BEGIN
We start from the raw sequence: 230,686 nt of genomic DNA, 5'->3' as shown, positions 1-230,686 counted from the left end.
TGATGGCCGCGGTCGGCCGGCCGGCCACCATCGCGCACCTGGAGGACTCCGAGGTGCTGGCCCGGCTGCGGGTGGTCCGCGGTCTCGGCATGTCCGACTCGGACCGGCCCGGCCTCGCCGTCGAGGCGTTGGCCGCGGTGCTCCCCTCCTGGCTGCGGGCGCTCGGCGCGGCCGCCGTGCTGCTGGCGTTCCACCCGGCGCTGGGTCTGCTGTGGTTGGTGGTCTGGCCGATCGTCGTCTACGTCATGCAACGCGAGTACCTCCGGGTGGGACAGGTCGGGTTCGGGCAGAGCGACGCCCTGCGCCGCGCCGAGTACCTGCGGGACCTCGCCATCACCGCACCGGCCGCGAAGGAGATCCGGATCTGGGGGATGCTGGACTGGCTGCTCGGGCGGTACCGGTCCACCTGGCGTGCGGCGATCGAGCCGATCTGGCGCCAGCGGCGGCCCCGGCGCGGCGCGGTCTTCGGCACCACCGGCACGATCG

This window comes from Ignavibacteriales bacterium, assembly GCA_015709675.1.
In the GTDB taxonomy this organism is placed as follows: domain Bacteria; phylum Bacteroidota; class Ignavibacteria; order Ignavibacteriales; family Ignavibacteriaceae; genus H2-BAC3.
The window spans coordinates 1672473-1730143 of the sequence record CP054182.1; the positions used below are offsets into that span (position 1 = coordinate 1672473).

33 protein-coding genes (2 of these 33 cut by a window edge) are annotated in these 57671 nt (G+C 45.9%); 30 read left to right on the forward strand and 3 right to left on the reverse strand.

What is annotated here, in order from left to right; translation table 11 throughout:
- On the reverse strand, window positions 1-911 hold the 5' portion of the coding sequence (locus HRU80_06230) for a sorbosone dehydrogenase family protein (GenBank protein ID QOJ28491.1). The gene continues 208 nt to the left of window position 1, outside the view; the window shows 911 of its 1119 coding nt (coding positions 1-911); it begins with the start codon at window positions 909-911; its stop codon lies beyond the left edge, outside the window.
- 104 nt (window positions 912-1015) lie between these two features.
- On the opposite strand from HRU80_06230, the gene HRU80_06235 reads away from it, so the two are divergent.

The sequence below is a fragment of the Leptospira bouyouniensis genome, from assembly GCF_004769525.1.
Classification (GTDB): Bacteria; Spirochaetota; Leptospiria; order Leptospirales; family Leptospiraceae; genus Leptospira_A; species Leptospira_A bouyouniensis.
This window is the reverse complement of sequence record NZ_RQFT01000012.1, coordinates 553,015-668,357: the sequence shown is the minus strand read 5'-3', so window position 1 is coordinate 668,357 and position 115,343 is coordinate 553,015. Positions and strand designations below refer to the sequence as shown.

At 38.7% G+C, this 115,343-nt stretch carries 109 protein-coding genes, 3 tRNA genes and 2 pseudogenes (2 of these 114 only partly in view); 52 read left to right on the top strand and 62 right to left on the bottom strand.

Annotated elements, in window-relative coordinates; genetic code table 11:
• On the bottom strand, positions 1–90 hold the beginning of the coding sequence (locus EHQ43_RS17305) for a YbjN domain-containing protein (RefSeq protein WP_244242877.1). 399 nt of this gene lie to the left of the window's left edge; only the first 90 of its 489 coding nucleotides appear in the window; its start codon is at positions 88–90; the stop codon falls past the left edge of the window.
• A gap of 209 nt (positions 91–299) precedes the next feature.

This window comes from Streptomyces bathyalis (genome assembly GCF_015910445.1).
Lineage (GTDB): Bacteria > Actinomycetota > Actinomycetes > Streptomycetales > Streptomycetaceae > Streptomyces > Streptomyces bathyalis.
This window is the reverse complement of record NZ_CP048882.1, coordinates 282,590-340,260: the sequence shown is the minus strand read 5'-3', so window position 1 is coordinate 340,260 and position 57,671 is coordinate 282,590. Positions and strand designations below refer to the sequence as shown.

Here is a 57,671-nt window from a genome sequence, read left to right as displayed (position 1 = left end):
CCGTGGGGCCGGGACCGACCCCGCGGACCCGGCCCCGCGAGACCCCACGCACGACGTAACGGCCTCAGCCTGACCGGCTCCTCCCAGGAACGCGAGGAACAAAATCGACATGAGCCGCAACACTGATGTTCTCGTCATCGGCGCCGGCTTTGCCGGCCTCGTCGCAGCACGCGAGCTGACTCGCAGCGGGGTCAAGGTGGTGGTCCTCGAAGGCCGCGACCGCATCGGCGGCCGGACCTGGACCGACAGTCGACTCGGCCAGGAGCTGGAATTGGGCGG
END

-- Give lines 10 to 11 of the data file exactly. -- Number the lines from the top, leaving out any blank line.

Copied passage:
- On the opposite strand from HRU80_06230, the gene HRU80_06235 reads away from it, so the two are divergent.

The sequence below is a fragment of the Leptospira bouyouniensis genome, from assembly GCF_004769525.1.